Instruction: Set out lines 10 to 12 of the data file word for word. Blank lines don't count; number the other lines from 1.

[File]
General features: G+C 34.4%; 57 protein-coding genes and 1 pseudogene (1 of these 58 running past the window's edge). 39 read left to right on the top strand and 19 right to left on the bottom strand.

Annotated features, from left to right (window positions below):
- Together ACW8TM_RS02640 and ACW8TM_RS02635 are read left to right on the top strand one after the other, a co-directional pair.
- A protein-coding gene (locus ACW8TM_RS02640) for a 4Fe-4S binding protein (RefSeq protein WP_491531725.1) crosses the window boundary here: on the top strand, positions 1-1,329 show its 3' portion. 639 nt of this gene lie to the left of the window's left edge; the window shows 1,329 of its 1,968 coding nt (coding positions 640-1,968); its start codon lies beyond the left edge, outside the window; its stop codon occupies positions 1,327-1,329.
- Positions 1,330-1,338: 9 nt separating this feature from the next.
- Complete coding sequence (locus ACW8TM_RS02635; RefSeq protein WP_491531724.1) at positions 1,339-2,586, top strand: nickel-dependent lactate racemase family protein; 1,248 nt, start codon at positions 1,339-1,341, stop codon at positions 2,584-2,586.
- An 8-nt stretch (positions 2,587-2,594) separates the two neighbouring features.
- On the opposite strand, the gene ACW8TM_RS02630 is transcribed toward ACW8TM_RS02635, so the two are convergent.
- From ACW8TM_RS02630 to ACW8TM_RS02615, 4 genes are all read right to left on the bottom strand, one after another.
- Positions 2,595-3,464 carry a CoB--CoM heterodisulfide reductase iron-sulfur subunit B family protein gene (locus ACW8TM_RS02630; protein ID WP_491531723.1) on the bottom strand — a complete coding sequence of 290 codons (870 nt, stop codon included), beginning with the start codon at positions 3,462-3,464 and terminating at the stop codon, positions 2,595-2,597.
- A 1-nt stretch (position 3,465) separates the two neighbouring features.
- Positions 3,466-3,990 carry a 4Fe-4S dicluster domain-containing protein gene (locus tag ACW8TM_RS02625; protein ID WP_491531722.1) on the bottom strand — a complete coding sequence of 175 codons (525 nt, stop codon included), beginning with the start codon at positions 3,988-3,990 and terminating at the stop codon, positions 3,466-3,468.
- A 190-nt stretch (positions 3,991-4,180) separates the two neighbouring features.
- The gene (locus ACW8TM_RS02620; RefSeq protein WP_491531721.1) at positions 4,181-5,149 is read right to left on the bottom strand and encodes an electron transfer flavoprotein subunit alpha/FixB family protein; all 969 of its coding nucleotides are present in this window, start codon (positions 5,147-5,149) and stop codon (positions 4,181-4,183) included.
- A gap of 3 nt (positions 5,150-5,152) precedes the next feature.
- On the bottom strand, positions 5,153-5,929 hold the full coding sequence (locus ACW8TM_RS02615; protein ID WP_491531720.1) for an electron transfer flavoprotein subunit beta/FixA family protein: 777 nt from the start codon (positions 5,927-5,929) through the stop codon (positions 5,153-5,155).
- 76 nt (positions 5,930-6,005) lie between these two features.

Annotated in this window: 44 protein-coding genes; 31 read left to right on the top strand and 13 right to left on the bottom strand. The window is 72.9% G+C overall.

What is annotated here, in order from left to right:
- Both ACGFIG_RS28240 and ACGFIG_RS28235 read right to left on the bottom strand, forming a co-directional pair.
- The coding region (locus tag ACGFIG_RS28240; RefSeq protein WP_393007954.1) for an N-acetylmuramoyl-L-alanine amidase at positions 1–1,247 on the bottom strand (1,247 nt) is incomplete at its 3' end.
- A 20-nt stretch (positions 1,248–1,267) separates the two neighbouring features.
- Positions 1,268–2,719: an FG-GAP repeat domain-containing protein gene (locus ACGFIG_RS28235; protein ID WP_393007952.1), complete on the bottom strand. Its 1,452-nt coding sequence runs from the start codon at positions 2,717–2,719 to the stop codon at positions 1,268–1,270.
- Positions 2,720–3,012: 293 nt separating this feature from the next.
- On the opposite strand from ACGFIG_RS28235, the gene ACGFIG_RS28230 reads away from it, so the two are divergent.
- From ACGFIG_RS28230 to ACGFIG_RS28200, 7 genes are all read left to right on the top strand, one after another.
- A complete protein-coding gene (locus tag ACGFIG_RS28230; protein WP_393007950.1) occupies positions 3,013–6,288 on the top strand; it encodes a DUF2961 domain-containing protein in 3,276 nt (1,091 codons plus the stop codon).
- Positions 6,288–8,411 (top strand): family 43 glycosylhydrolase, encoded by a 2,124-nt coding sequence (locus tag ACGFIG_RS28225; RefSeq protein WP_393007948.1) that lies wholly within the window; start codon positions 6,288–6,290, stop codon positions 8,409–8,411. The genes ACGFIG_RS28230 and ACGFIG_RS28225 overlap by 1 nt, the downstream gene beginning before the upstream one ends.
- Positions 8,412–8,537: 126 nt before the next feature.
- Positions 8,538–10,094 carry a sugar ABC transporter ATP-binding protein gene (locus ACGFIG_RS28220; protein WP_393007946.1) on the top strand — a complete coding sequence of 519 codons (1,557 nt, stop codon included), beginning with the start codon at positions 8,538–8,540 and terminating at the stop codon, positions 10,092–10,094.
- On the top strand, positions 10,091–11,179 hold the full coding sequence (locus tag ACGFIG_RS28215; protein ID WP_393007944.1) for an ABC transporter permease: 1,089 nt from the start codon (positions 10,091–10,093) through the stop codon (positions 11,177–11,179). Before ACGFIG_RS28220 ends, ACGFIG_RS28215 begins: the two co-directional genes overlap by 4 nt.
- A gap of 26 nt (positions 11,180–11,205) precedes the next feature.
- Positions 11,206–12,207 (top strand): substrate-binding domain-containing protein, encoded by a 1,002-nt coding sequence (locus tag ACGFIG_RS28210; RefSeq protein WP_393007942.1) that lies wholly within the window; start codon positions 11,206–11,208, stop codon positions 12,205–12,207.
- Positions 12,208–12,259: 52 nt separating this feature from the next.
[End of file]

- Positions 2,595-3,464 carry a CoB--CoM heterodisulfide reductase iron-sulfur subunit B family protein gene (locus ACW8TM_RS02630; protein ID WP_491531723.1) on the bottom strand — a complete coding sequence of 290 codons (870 nt, stop codon included), beginning with the start codon at positions 3,462-3,464 and terminating at the stop codon, positions 2,595-2,597.
- A 1-nt stretch (position 3,465) separates the two neighbouring features.
- Positions 3,466-3,990 carry a 4Fe-4S dicluster domain-containing protein gene (locus tag ACW8TM_RS02625; protein ID WP_491531722.1) on the bottom strand — a complete coding sequence of 175 codons (525 nt, stop codon included), beginning with the start codon at positions 3,988-3,990 and terminating at the stop codon, positions 3,466-3,468.